- In 1922, the German public was shocked when a farmer Andreas Gruber and his family were brutally slain to death with a rusty pickaxe.
- The farm was taken care of during the weekend: the food was eaten, the cattle was fed, the dog was let out. Smoke was rising from the chimney.
The time: March, 1922. The place: the Hinterkaifeck, a small Bavarian farm nestled in the woods about 70 km north of Munich. Andreas Gruber, aged 63, farmed the land with his wife, 72-year-old Cäzilia and their daughter, the widow Viktoria Gabriel, aged 35. Viktoria’s children also lived at the farm. A daughter, aged 7, also named Cäzilia, and a son, 2-year-old Josef. Karl, Viktoria’s husband, was presumed to have been killed fighting in the Great War, although his body was never recovered.
The family had been without a live-in maid for the previous 6 months. The last maid had abruptly resigned and left the post, claiming that the farm was haunted. Gruber put her statements down to the over-active imaginings of a superstitious lady. A replacement maid, 44-year-old Maria Baumgartner, had finally been appointed and was due to arrive on Friday, March 31.
In the days leading up to Maria’s arrival several strange goings-on occurred. Gruber discovered footprints in the snow that lead from the forest to the farm, but no return footprints. He heard footsteps in the attic but when he looked, no-one was there. A mysterious newspaper appeared in his kitchen. It didn’t belong to any of the residents. Somebody had broken into his tool-shed. A few days later his house keys disappeared.
Maria arrived on the Friday as expected and began to settle in. At some point during the evening an unidentified home-invader lured Gruber, his wife, Viktoria and her daughter into the barn one by one where they were ambushed and murdered in grisly fashion. The killer’s weapon of choice was a mattock, a digging / chopping tool similar in appearance and application to a pickaxe. The adults died from their wounds shortly after the attacks but it took the younger Cäzilia several hours for death to finally come. It would have been a relief by that point. The helpless youngster had torn out her own hair in the midst of the agony and insanity of her suffering.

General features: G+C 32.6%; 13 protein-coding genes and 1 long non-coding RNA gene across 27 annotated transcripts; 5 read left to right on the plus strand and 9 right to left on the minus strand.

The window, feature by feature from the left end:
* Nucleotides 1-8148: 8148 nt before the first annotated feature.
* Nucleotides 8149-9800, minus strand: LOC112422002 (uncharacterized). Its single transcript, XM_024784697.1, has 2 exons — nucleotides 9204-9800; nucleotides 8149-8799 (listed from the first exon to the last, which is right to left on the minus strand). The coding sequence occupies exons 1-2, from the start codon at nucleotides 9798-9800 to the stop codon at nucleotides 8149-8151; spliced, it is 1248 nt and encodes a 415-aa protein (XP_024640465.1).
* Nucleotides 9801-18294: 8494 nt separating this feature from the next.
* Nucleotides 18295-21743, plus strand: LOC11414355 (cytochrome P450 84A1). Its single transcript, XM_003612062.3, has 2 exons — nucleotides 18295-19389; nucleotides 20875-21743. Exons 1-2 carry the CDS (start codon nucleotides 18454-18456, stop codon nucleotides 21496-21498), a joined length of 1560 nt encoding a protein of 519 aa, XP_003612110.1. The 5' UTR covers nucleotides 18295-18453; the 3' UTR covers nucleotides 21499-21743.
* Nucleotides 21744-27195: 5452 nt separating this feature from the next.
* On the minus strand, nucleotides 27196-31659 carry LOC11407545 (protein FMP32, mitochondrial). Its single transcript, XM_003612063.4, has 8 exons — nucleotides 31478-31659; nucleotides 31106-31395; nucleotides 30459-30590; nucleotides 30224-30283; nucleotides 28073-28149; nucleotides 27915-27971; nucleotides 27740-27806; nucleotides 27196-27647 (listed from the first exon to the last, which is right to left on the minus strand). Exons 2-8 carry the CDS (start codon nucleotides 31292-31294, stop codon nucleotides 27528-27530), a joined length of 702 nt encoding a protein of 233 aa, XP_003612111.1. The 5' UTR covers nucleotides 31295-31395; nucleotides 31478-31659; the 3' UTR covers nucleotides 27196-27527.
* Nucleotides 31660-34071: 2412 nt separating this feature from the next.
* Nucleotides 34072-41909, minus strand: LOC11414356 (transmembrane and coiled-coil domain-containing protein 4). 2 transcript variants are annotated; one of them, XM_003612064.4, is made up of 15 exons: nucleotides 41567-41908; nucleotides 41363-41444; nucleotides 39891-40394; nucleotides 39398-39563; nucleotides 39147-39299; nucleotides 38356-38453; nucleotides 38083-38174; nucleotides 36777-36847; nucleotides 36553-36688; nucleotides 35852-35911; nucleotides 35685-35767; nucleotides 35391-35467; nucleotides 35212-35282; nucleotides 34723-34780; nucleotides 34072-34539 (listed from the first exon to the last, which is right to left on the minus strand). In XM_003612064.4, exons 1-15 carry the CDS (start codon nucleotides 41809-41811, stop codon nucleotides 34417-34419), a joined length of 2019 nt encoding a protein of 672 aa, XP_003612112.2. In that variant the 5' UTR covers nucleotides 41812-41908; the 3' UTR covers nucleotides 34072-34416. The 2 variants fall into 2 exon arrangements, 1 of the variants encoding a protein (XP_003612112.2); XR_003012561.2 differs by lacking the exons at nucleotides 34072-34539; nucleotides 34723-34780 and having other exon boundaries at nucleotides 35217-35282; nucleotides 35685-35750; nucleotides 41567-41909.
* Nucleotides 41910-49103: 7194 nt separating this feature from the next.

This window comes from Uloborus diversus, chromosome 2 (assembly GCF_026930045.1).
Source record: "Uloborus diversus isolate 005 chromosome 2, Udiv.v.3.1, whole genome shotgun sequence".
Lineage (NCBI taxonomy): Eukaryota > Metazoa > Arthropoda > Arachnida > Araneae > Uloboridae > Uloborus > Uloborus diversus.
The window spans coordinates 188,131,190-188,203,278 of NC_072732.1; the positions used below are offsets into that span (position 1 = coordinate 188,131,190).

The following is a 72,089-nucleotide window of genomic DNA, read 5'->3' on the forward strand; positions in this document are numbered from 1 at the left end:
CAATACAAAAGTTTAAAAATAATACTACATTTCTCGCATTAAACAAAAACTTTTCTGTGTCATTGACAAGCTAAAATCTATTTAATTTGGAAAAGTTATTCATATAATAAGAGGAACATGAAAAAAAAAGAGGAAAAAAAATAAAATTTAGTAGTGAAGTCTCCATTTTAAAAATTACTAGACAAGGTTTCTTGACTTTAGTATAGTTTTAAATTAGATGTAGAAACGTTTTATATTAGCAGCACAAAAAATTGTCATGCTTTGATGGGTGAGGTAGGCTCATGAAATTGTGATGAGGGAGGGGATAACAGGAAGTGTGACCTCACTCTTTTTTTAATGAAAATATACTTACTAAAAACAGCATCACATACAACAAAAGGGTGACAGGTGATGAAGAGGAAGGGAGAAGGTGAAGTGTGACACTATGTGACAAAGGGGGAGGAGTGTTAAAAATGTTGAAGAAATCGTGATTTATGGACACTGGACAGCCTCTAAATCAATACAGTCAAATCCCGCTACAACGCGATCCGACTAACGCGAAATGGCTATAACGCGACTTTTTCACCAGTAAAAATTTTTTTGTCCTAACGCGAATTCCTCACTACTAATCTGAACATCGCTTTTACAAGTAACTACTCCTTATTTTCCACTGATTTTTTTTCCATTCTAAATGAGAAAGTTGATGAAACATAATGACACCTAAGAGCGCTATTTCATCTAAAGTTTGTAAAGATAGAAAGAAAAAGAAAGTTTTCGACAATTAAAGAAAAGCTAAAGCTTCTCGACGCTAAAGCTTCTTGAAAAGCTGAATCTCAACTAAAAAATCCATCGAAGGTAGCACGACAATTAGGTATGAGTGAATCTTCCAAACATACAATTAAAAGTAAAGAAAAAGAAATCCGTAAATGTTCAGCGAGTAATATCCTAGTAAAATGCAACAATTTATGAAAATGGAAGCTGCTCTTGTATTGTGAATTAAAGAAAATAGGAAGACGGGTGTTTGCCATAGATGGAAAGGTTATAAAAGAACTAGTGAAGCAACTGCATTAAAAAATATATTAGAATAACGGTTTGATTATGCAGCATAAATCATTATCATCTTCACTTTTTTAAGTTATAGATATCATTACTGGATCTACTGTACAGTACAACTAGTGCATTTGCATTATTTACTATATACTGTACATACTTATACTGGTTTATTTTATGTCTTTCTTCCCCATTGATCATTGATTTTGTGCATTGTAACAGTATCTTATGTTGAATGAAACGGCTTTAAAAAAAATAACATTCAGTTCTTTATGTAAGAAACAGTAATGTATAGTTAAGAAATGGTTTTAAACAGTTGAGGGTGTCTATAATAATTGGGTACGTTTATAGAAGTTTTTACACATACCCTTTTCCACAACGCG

Having mercilessly dispatched these four, the murderer’s cruel work was not yet complete. They stalked into the farmhouse and killed Josef in his cot. They entered Maria’s sleeping quarters and hacked her to death like the rest. Now the killer made themselves at home, eating of the family’s food, availing themselves of the fireplace and even tending the cattle. If there were any doubt, the motive for this sickening crime was not robbery. Gruber kept a large sum of money in the house, not particularly hidden, and the killer did not search for this. They stayed at the farm for several days before disappearing.
On Tuesday, April 4, concerned neighbours came to investigate because the mail was stacking up, young Cäzilia had been absent from school and none of the family had been seen out in the fields at their daily chores. Upon discovering the gruesome find the neighbours alerted the police. One Inspector Georg Reingruber headed up the investigation. Over 100 suspects were questioned, even as recently as 1986, but nothing of use was ever found and the mystery remained. The early investigation focused on inhabitants from surrounding villages, travelling salesmen and tramps. The question of whether Karl Gabriel had actually died in the war was raised. Some of his brothers-in-arms reported having seen him die and these witnesses were considered credible by police.
In 2007 the case was turned over to Fürstenfeldbruck Police Academy students. They concluded that the case was by now unsolvable due to the length of time since the crime, lack of evidence from primitive investigative techniques, lost evidence (what little was there) and the deaths of suspects. However, they did privately identify a prime suspect whose identity was not made public out of respect for surviving relatives.
One year after the attacks the farm was demolished and replaced with a shrine in memory of the victims.